In a report published in 2004, the Center for Strategic International Studies noted that in terms of world population growth, 146 people are born every minute — or 209,000 each day — of which the United States contributes 8,360. The same think tank ranked the United States third in population in 2004, behind China and India, and predicted that we will maintain that ranking in 2050 when we are expected to be home to 420 million citizens.
An article titled “The Next 100 Million” from the January issue of “Planning,” a publication of the American Planning Association, stated that by 1910 the United States reached 100 million residents, but became home to 300 million people within the next 100 years. Compared to the worldwide growth of 76 million per year, the modest 2 million to 3 million a year increase in the United States seems very manageable.
How comfortable are you that the criminal justice system can manage the projected rate of growth while becoming less dependent upon foreign oil; providing affordable health care for an aging population; continuing as the world’s police force; and building enough retirement communities for impatient boomers?
Even a casual observer of the criminal justice system would be unaware that the United States has the highest rate of incarceration in the world among those that tell the truth when reporting annual statistics. Between federal, state and local jails, our rate of incarceration is now 710 per 100,000 residents, or approximately 2.1 million in a secure environment. Today, we add approximately 1,000 more inmates to our nation’s stretched infrastructure each week. Approximately two-thirds are housed in state and federal institutions and are, theoretically, receiving more than a cot and three squares a day.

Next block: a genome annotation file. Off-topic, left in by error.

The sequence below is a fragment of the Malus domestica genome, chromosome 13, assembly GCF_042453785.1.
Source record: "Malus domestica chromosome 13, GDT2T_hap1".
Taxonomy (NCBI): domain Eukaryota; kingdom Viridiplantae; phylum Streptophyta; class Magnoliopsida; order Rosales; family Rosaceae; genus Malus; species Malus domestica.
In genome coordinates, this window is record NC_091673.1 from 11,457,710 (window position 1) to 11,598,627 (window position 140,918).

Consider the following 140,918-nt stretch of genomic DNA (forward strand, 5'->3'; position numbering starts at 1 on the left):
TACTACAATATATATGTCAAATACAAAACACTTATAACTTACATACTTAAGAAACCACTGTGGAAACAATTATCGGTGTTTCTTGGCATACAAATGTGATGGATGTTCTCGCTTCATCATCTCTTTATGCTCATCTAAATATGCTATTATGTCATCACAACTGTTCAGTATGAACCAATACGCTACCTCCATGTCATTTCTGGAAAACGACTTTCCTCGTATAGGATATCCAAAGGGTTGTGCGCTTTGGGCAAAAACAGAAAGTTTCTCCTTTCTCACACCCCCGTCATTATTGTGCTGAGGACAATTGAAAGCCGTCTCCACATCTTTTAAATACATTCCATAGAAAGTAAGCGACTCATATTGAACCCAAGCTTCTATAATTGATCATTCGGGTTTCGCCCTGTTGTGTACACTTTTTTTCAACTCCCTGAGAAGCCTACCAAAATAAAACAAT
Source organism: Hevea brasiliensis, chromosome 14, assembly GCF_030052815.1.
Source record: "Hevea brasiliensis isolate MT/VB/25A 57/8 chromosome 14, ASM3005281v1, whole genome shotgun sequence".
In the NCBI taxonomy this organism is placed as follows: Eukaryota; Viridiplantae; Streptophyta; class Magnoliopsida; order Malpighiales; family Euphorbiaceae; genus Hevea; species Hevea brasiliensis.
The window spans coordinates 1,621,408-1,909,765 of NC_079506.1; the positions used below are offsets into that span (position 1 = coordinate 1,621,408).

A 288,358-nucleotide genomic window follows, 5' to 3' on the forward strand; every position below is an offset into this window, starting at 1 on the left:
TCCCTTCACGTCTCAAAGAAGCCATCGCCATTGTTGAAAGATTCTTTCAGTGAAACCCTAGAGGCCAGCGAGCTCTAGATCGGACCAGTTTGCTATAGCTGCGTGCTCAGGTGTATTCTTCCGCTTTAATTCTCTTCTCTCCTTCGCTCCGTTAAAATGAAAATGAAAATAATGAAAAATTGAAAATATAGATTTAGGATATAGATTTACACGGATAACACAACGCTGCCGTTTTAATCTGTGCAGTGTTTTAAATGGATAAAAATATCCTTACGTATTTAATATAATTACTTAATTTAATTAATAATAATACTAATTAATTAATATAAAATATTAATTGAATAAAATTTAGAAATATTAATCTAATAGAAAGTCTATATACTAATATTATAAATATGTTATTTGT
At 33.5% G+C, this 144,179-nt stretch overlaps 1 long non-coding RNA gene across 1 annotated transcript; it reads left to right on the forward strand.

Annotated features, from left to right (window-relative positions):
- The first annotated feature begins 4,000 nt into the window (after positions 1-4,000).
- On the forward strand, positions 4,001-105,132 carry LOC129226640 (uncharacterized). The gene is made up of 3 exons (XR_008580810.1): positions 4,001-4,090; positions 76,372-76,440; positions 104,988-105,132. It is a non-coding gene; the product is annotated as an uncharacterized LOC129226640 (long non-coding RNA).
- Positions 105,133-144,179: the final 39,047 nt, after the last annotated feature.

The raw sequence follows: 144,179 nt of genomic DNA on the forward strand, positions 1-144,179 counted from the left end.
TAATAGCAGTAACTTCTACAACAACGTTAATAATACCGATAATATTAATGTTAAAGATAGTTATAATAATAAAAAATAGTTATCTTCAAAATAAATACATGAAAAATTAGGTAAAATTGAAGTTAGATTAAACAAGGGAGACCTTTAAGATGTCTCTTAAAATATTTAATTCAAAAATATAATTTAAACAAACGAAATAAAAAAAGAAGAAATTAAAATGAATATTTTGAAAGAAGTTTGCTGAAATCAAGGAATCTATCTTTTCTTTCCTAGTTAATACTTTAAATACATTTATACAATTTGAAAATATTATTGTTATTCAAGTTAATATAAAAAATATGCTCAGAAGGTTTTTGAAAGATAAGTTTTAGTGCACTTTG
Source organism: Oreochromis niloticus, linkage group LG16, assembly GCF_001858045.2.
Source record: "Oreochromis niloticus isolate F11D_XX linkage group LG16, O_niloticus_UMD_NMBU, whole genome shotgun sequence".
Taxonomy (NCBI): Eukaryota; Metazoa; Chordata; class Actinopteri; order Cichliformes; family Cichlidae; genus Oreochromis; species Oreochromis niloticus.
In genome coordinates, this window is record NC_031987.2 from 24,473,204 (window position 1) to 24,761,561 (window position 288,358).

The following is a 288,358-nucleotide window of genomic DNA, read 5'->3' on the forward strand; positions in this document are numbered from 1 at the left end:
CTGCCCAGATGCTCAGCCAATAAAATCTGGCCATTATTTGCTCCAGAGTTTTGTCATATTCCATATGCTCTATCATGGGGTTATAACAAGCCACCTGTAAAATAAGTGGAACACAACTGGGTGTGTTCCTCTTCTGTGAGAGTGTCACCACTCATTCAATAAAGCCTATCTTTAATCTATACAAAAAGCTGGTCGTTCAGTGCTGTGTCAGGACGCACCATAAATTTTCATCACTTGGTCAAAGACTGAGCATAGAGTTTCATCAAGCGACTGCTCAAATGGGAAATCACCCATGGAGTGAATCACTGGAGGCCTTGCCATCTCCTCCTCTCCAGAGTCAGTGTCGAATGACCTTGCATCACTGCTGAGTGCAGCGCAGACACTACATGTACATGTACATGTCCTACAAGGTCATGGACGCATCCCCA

While real estate agents and dentists salivate at the idea that 100 million more folks will need homes and root canals over the next three decades, the criminal justice system should be reaching panic mode if the current approach to retribution continues. Consider the following:
Law Enforcement. Historically, planners used 2.5 officers per 1,000 residents as a general tool to estimate the number of uniformed staff required to offer a reasonable assurance of public safety. For the sake of discussion, if this ratio was used for future planning, the United States faces the need for 225,000 additional trained and dedicated police officers. Since our estimated growth per annum is approximately 2.5 million, that means that one in every 400 adults or children moving into or being born in the United States in 2007, and each year thereafter, will need to be a law enforcement officer just to keep up with projected growth.
As the fastest growing aspect of security, the private sector will also be competing for employees with the public law enforcement sector. Thus far, most law enforcement agencies have not significantly decreased staffing requests due to the exponential increase in private security forces. Assuming current trends (remember: “the past is prologue”), a reasonable question is, “How will we secure our cities in the next three decades?”
The Judiciary. Continuing this frightening exercise, at one state court judge per 25,000 residents (more like one per 20,000 in larger urban centers), the United States will need to add 130 new judges each year to stay even with growth. This does not account for retirements and the emerging trend of judges leaving the dais for better pay in the private sector. Including other courthouse employees associated with the criminal justice system, each new judge will generate employment for at least 15 to 20 more folks. This kind of growth means that one in every 1,000 new Americans will need to report to the courthouse for work each day to assure that justice remains fair, balanced and efficient. Another question to ask: “Given our treasured Constitutional guarantees, how will we ever be able to assure that justice is not only fair, but swift?”